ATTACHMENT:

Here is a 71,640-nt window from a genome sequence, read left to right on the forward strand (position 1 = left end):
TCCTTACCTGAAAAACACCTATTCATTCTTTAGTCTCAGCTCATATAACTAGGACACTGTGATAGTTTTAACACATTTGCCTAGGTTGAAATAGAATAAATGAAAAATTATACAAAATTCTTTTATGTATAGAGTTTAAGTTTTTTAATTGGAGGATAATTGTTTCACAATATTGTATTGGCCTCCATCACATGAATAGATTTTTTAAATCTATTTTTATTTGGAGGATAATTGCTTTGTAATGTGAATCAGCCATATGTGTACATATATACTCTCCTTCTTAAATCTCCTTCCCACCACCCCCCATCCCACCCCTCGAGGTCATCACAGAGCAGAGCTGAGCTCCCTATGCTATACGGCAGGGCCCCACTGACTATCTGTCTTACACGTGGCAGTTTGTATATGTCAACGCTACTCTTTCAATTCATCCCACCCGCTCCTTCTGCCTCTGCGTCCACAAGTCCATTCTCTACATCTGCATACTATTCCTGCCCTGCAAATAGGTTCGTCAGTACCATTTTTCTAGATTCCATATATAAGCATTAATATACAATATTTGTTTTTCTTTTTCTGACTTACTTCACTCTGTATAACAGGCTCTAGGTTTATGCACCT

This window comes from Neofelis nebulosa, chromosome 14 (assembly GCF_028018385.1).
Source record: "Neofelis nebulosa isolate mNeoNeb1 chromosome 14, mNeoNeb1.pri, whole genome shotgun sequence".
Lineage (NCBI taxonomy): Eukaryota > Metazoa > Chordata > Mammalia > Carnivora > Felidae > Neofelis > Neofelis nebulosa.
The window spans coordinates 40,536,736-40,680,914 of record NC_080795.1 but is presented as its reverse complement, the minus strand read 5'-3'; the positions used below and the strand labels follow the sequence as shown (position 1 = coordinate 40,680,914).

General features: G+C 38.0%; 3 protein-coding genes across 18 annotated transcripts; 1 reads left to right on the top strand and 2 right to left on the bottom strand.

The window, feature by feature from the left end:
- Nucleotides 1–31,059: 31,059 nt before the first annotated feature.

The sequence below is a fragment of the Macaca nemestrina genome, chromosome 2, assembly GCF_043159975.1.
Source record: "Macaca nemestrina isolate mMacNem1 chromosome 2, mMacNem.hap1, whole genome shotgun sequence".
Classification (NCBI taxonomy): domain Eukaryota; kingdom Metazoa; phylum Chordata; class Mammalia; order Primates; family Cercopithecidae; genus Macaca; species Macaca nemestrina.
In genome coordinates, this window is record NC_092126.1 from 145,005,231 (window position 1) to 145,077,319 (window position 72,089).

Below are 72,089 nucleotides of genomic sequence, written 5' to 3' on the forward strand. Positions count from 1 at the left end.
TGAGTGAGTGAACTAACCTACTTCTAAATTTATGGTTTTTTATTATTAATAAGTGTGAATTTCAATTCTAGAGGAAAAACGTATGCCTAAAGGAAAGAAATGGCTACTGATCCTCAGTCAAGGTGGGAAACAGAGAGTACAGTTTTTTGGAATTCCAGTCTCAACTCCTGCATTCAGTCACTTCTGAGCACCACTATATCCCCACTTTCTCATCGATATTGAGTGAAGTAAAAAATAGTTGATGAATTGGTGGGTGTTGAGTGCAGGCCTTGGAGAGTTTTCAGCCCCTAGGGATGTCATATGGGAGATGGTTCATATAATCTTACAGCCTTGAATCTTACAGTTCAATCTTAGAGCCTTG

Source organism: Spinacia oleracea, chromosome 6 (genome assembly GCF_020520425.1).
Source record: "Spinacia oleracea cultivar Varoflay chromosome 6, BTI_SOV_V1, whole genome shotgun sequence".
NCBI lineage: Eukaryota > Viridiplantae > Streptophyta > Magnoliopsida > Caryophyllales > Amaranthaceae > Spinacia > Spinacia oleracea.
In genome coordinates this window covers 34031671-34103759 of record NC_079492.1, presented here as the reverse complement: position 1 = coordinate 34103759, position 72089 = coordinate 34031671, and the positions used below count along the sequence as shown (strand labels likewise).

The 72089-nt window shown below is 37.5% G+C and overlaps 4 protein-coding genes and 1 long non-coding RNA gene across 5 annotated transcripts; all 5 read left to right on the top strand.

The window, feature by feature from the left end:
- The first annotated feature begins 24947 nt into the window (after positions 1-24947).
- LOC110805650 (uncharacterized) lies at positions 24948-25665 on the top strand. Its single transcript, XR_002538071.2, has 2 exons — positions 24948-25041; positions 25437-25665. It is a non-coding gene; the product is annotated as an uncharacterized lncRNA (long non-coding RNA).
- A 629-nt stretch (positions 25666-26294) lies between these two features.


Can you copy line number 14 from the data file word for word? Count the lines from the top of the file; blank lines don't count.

Below are 72,089 nucleotides of genomic sequence, written 5' to 3' on the forward strand. Positions count from 1 at the left end.